Every person who shall monopolize, or attempt to monopolize, or combine or conspire with any other person or persons, to monopolize any part of the trade or commerce among the several States, or with foreign nations, shall be deemed guilty of a felony, and, on conviction thereof, shall be punished by fine not exceeding one million dollars if a corporation, or, if any other person, one hundred thousand dollars or by imprisonment not exceeding three years, or by both said punishments, in the discretion of the court.

[5] Seven were dismissed by this court's order of December 14, 1976 and the eighth by order of December 21, 1976.

[6] Wright and Miller, Federal Practice and Procedure (1969 Ed.), Vol. 5, § 1357. See note 46 for supporting citations.

[7] See United States v. Nat. Ass'n of Securities Dealers, 422 U.S. 694, 95 S. Ct. 2427, 45 L. Ed. 2d 486; Hobart Bros. Co. v. Malcolm T. Gilliland, Inc., 471 F.2d 894 (5th Cir. 1973) cert. denied, 412 U.S. 923, 93 S. Ct. 2736, 37 L. Ed. 2d 150; United States v. Sealy, Inc., 388 U.S. 350, 87 S. Ct. 1847, 18 L. Ed. 2d 1238.

[8] United States v. Columbia Steel Co., 334 U.S. 495, 68 S. Ct. 1107, 92 L. Ed. 1533.

[9] 15 U.S.C. § 45(b) provides in part: Unfair methods of competition unlawful; prevention by Commission Declaration of unlawfulness; power to prohibit unfair practices.

Proceeding by Commission; modifying and setting aside orders

(b) Whenever the Commission shall have reason to believe that any such person, partnership, or corporation has been or is using any unfair method of competition or unfair or deceptive act or practice in or affecting commerce, and if it shall appear to the Commission that a proceeding by it in respect thereof would be to the interest of the public, it shall issue and serve upon such person, partnership, or corporation a complaint stating its charges in that respect and containing a notice of a hearing upon a day and at a place therein fixed at least thirty days after the service of said complaint.

[10] 221 U.S. at 51, 31 S. Ct. at 512, 55 L. Ed. at 641.

[11] A recent Fourth Circuit case, citing Apex Hosiery, holds to the same effect. In Armco Steel Corp. v. United Mine Workers, 505 F.2d 1129 (4th Cir. 1974), cert. denied, 423 U.S. 377, 96 S. Ct. 150, 46 L. Ed. 2d 110 (1975), the Court affirmed dismissal of a Sherman Act claim in a labor work stoppage case and stated (505 F.2d at 1134):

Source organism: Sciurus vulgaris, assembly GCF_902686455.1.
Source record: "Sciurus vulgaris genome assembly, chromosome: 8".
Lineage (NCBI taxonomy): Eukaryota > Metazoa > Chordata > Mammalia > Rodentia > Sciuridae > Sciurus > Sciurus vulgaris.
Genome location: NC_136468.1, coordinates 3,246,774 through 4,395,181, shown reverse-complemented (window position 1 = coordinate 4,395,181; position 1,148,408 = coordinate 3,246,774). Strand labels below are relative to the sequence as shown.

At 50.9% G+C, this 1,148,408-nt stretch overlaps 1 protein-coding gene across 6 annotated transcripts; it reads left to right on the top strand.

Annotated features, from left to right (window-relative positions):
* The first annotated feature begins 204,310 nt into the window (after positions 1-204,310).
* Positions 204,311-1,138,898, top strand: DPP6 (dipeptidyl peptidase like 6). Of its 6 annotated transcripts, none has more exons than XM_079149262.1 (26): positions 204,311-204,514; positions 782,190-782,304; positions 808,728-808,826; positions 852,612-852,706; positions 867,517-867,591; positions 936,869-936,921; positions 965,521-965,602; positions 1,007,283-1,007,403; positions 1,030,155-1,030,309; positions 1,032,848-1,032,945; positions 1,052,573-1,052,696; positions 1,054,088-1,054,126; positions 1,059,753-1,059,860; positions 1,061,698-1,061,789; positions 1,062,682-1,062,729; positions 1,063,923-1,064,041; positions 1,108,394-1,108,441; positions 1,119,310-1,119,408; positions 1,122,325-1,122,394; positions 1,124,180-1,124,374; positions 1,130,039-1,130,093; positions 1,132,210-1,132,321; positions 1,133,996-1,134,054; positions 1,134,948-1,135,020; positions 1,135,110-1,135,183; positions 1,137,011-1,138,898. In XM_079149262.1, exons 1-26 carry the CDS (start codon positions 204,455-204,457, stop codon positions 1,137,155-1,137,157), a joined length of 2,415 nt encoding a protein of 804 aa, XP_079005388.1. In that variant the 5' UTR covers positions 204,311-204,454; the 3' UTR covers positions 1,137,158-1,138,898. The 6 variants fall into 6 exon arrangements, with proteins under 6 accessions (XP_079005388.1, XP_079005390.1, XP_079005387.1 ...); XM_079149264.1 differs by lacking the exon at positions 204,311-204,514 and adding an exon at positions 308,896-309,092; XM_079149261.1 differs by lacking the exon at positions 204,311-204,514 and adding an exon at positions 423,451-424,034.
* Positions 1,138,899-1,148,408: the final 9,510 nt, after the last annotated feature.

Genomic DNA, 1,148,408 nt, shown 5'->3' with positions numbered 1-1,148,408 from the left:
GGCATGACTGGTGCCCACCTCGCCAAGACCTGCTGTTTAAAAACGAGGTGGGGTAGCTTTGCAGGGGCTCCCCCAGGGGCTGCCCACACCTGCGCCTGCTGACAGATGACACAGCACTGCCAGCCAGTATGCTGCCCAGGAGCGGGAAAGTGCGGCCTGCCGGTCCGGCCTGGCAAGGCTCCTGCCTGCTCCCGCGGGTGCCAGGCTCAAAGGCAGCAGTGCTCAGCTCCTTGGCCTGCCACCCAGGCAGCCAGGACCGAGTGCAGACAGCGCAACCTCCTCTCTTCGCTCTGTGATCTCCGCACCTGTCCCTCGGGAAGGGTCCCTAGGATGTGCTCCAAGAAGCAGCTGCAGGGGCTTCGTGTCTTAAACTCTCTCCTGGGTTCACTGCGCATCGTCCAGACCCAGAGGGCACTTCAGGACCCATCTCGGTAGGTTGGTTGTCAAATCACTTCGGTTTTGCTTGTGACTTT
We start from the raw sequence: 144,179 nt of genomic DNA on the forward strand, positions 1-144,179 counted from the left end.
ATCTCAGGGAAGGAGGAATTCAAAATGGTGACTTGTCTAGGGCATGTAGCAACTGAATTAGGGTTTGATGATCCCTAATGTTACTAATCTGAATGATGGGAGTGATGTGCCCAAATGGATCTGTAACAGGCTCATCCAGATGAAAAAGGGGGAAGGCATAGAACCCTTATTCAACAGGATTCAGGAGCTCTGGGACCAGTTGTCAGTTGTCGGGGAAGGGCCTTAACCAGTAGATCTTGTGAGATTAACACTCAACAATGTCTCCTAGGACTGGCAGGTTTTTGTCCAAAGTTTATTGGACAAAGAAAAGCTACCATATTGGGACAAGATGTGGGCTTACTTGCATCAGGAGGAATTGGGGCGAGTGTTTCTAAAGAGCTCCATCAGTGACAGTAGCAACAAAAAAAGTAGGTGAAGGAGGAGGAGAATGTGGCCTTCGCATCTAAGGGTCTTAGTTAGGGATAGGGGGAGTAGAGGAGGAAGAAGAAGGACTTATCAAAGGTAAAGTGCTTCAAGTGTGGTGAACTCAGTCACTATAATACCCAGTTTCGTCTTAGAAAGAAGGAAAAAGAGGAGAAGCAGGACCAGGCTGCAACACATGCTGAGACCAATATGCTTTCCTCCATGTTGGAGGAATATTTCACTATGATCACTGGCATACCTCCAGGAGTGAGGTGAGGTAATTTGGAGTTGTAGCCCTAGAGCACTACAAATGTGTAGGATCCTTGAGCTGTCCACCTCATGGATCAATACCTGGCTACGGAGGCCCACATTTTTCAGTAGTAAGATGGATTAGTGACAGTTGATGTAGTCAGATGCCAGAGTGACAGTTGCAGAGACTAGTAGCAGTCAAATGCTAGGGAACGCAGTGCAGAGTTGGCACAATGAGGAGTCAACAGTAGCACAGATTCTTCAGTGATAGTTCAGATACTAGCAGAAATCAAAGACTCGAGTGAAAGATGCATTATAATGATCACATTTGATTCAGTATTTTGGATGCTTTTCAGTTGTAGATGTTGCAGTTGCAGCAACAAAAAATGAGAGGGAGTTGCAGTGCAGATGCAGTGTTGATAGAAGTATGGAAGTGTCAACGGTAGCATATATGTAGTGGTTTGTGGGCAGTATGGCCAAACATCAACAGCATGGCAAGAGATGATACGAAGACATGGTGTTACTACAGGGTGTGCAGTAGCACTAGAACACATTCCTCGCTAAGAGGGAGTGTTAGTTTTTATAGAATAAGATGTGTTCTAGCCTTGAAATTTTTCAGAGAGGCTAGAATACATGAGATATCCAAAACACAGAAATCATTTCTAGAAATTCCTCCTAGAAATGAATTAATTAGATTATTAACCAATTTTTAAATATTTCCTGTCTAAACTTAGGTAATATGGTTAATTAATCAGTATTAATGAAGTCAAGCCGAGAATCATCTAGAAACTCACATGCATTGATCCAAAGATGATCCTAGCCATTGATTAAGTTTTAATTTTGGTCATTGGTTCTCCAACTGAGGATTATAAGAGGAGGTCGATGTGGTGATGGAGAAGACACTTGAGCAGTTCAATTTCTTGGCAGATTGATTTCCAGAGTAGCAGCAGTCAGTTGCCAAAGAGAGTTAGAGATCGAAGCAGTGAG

There is no allegation or contention that the strike of the unions involved, however illegal it may have been, was for the purpose of restraining commercial competition in the marketing of goods or services, or that it had operated to restrain commercial competition in some substantial way. There was accordingly no cause of action stated under the Sherman Act.

See also Miller Motors, Inc. v. Ford Motor Co., 252 F.2d 441 (4th Cir. 1958).

[12] In addition to the cases cited in the test, see Hill v. A-T-O, Inc., 535 F.2d 1349 (2d Cir. 1976).

[13] The court in Norville said (303 F.2d at 282-283):

Aside from the use of conventional antitrust language . . . the claims advanced by plaintiff amount to overreaching, imposition and fraud in a business transaction. All this occurred in the state of Illinois, of which all the parties are citizens. Even if the products involved might have been in interstate commerce, the wrongs alleged are actionable under the law of Illinois, which has jurisdiction over all the parties. We held in Parmelee Transportation Company v. Keeshin, 7 Cir., 292 F.2d 794, at 804:

. . . However, the use of conventional antitrust language in drafting a complaint will not extend the reach of the Sherman Act to wrongs not germane to that act, even though such wrongs be actionable under state law. We are not concerned with labels. Otherwise, an adroit antitrust lawyer might use his skill in the use of words to convert many unlawful acts into antitrust violations. The antitrust laws were never meant to be a panacea for all wrongs.

[14] See ATI, Inc. v. Ruder & Finn, Inc., 1976-1 Trade Cas. ¶ 60,778 (S.D.N.Y. March 4, 1976); Searer v. West Michigan Telecasters, Inc., 381 F. Supp. 634 (W.D.Mich.1974), aff'd 524 F.2d 1406 (6th Cir. 1975); W. T. Grant Co. v. Christensen, 1975-1 Trade Cas. ¶ 60,324 (S.D.N.Y. May 9, 1975); Roth Office Equipment Co. v. GF Business Equipment Co., 1975-2 Trade Cas. ¶ 60,563 (S.D.Ohio Oct. 16, 1976); Arizona v. Cook Paint and Varnish Co., 391 F. Supp. 966 (D.Ariz., appeal docketed, No. 75-1232, 9th Cir., Jan. 29, 1975); Kemp Pontiac-Cadillac, Inc. v. Hartford Automobile Dealers' Ass'n, 380 F. Supp. 1382, 1388 n. 8 (D.Conn.1974); B & B Oil & Chemical Co. v. Franklin Oil Corp., 293 F. Supp. 1313 (E.D.Mich.1968).

[15] The Supreme Court has recently reiterated its concern that the distribution of authority between the federal and state governments set forth in the Constitution be maintained and enforced. National League of Cities v. Usery, 426 U.S. 833, 96 S. Ct. 2465, 49 L. Ed. 2d 245 (1976); see also Younger v. Harris, 401 U.S. 37, 91 S. Ct. 746, 27 L. Ed. 2d 669 (1971).

[16] Indeed, such an assertion would be inherently incredible since, having defaulted on their installment purchase contracts and having failed to redeem their vehicles within ten days pursuant to the notice they allege they received (¶ 2(d) (4) of complaint), plaintiffs were clearly not in the market to purchase repossessed automobiles.

[17] See also Central Savings & Loan Ass'n v. Federal H.L.B. Bd., 422 F.2d 504, 509 (8th Cir. 1970); SCM Corp. v. Radio Corp. of America, 407 F.2d 166, 170 (2d Cir.), cert. denied, 395 U.S. 943, 89 S. Ct. 2014, 23 L. Ed. 2d 461 (1969); Price v. Hal Roach Studios, Inc., 400 F. Supp. 836 (S.D.N.Y.1975); Adams v. American Bar Ass'n, 400 F. Supp. 219, 223 (E.D.Pa.1975); Weiner v. Bank of King of Prussia, 358 F. Supp. 684, 701-702 (E.D.Pa.1973).